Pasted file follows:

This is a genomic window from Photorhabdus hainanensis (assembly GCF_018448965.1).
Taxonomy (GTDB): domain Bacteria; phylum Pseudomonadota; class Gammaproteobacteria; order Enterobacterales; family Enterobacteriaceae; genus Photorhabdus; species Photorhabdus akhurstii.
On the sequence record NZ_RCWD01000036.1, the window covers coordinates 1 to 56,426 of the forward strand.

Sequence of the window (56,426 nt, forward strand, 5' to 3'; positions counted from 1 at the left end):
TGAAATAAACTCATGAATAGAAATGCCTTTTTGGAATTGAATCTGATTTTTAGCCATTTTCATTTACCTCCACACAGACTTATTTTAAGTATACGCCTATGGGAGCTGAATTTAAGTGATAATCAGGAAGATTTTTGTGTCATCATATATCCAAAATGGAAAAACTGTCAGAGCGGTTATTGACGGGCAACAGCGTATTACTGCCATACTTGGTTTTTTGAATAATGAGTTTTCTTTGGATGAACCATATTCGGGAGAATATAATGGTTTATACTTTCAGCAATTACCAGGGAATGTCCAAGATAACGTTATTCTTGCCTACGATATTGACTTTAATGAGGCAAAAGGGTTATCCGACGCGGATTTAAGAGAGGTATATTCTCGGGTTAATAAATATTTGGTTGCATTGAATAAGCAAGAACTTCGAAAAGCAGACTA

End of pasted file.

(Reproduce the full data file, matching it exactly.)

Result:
This is a genomic window from Photorhabdus hainanensis (assembly GCF_018448965.1).
Taxonomy (GTDB): domain Bacteria; phylum Pseudomonadota; class Gammaproteobacteria; order Enterobacterales; family Enterobacteriaceae; genus Photorhabdus; species Photorhabdus akhurstii.
On the sequence record NZ_RCWD01000036.1, the window covers coordinates 1 to 56,426 of the forward strand.

Sequence of the window (56,426 nt, forward strand, 5' to 3'; positions counted from 1 at the left end):
TGAAATAAACTCATGAATAGAAATGCCTTTTTGGAATTGAATCTGATTTTTAGCCATTTTCATTTACCTCCACACAGACTTATTTTAAGTATACGCCTATGGGAGCTGAATTTAAGTGATAATCAGGAAGATTTTTGTGTCATCATATATCCAAAATGGAAAAACTGTCAGAGCGGTTATTGACGGGCAACAGCGTATTACTGCCATACTTGGTTTTTTGAATAATGAGTTTTCTTTGGATGAACCATATTCGGGAGAATATAATGGTTTATACTTTCAGCAATTACCAGGGAATGTCCAAGATAACGTTATTCTTGCCTACGATATTGACTTTAATGAGGCAAAAGGGTTATCCGACGCGGATTTAAGAGAGGTATATTCTCGGGTTAATAAATATTTGGTTGCATTGAATAAGCAAGAACTTCGAAAAGCAGACTA